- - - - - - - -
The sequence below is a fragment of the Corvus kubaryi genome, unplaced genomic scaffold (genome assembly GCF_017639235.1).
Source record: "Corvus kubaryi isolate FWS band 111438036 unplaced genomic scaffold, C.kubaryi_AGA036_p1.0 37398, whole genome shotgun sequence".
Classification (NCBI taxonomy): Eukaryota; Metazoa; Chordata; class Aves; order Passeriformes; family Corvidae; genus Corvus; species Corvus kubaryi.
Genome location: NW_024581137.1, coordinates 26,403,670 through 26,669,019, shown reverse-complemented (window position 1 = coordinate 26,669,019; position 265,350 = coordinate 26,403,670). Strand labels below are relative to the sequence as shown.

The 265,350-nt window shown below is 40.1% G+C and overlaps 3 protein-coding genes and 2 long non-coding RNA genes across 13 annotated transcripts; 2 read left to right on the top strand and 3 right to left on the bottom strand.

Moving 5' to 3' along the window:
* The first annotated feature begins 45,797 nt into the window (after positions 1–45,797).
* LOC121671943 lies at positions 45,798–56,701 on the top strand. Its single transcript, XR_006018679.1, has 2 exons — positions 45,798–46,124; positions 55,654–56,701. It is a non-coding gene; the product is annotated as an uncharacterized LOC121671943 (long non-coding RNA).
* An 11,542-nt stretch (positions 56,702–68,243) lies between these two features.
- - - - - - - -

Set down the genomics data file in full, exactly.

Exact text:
The sequence below is a fragment of the Corvus kubaryi genome, unplaced genomic scaffold (genome assembly GCF_017639235.1).
Source record: "Corvus kubaryi isolate FWS band 111438036 unplaced genomic scaffold, C.kubaryi_AGA036_p1.0 37398, whole genome shotgun sequence".
Classification (NCBI taxonomy): Eukaryota; Metazoa; Chordata; class Aves; order Passeriformes; family Corvidae; genus Corvus; species Corvus kubaryi.
Genome location: NW_024581137.1, coordinates 26,403,670 through 26,669,019, shown reverse-complemented (window position 1 = coordinate 26,669,019; position 265,350 = coordinate 26,403,670). Strand labels below are relative to the sequence as shown.

The 265,350-nt window shown below is 40.1% G+C and overlaps 3 protein-coding genes and 2 long non-coding RNA genes across 13 annotated transcripts; 2 read left to right on the top strand and 3 right to left on the bottom strand.

Moving 5' to 3' along the window:
* The first annotated feature begins 45,797 nt into the window (after positions 1–45,797).
* LOC121671943 lies at positions 45,798–56,701 on the top strand. Its single transcript, XR_006018679.1, has 2 exons — positions 45,798–46,124; positions 55,654–56,701. It is a non-coding gene; the product is annotated as an uncharacterized LOC121671943 (long non-coding RNA).
* An 11,542-nt stretch (positions 56,702–68,243) lies between these two features.